In Turkey, Syria Powerful earthquake kills at least 195 people.
The U.S. Geological Survey said the quake was centered about 33 kilometers (20 miles) from Gaziantep, a major city and provincial capital.
It was centered 18 kilometers (11 miles) deep, and a strong 6.7 aftershock rumbled about 10 minutes later.
Syria’s state media reported that some buildings collapsed in the northern city of Aleppo and the central city of Hama.
In Damascus, buildings shook and many people went down to the streets in fear.
The quake jolted residents in Lebanon from beds, shaking buildings for about 40 seconds.
Many residents of Beirut left their homes and took to the streets or drove in their cars away from buildings.
The earthquake came as the Middle East is experiencing a snowstorm that is expected to continue until Thursday.
Turkey sits on top of major fault lines and is frequently shaken by earthquakes.
Some 18,000 were killed in powerful earthquakes that hit northwest Turkey in 1999.
The death toll in government-held areas of Syria from Monday’s quake climbed to 99, according to Syrian state media citing the Health Ministry.
In addition, at least 334 people were injured in Syria. Earlier, 20 people were reported killed in rebel-held areas of the war-torn country.
At least 130 buildings tumbled down in Turkey’s Malatya province, neighbouring the epicenter, Gov. Hulusi Sahin said. In the Turkish city of Diyarbakir, at least 15 buildings collapsed.
Rescue teams called for silence as they listed for survivors in a toppled 11-story building.
In northwest Syria, the opposition’s Syrian Civil Defence described the situation in the rebel-held region as “disastrous” adding that entire buildings have collapsed and people are trapped under the rubble.
The civil defence urged people to evacuate buildings to gather in open areas. Emergency rooms were full of injured, said Amjad Rass, president of the Syrian American Medical Society.
At least 11 were killed in one town, Atmeh, and many more were buried in the rubble, a doctor in the town, Muheeb Qaddour, told The Associated Press by telephone.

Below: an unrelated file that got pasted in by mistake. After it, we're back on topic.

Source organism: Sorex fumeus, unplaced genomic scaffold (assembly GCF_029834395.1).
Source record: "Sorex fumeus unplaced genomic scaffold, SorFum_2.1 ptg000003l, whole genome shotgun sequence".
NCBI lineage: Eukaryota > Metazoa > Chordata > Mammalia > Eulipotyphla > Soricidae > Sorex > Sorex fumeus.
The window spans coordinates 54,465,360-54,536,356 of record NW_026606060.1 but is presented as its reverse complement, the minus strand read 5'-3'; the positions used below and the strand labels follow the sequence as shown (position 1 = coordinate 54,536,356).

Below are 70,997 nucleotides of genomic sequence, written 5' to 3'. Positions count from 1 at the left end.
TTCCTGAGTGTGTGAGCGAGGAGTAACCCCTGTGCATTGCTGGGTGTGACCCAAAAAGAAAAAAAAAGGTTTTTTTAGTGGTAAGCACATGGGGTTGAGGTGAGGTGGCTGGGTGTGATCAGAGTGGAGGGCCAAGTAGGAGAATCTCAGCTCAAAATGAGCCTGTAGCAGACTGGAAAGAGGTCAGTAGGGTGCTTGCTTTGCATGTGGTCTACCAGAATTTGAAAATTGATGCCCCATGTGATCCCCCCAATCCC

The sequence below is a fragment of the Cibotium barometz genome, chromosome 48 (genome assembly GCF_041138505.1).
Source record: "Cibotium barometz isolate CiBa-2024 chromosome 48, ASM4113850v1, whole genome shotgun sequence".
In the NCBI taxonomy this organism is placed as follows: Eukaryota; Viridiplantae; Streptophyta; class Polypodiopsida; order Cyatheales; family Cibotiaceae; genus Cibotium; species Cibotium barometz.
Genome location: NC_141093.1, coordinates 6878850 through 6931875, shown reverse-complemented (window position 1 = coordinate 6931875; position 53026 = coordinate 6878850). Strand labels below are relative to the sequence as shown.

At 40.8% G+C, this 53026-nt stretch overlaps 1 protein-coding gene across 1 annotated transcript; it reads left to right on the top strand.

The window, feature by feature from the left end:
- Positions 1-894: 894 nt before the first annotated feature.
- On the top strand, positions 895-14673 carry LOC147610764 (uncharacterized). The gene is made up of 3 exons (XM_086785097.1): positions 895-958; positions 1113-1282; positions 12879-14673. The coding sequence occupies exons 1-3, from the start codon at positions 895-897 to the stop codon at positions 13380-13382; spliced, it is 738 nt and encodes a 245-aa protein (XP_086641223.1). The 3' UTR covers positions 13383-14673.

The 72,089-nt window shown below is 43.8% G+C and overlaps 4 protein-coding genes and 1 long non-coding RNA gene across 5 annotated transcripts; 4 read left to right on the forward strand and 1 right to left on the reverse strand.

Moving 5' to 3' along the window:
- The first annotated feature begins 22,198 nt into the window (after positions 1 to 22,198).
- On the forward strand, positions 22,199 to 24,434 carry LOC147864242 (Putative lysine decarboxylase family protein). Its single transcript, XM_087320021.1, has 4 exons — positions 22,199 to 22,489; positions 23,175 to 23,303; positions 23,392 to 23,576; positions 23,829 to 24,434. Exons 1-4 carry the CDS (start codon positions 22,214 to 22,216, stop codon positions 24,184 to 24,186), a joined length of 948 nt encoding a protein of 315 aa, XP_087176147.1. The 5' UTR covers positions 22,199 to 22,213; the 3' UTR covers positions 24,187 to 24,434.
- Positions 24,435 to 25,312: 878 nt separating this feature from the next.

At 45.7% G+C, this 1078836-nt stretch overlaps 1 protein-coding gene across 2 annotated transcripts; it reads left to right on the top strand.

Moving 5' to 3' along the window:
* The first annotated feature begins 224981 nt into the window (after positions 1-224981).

“We fear that the deaths are in the hundreds,” Qaddour said, referring to the rebel-held northwest. “We are under extreme pressure.” On the Turkish side, the area has several large cities and is home to millions of Syrian refugees.
Turkish President Recep Tayyip Erdogan said on Twitter that “search and rescue teams were immediately dispatched” to the areas hit by the quake.
“We hope that we will get through this disaster together as soon as possible and with the least damage,” he wrote.
There were at least 6 aftershocks, and Interior Minister Suleyman Soylu urged people not to enter damaged buildings due to the risks.
Our priority is to bring out people trapped under ruined buildings and to transfer them to hospitals,” he said.
Initially Turkey’s Disaster and Emergency Management agency said at least 76 people in seven Turkish provinces. The agency said 440 people were injured.
Rescue workers and residents frantically searched for survivors under the rubble of crushed buildings in multiple cities on both sides of the border.
In one quake-struck Turkish city, dozens pulled away chunks of concrete and twisted metal.
People on the street shouted up to others inside a partially toppled apartment building, leaning dangerously.
The quake, felt as far away as Cairo, was centered north of the city of Gaziantep in an area about 90 kilometers (60 miles) from the Syrian border.
On the Syrian side of the border, the quake smashed opposition-held regions that are packed with some 4 million Syrians displaced from other parts of the country by the long civil war. Many of them live in decrepit conditions with little health care.
At least 195 people were killed in both countries, hundreds were injured and the toll was expected to rise.
A powerful 7.8 magnitude earthquake hit southeast Turkey and Syria early Monday, toppling buildings and sending panicked residents pouring outside in a cold winter night.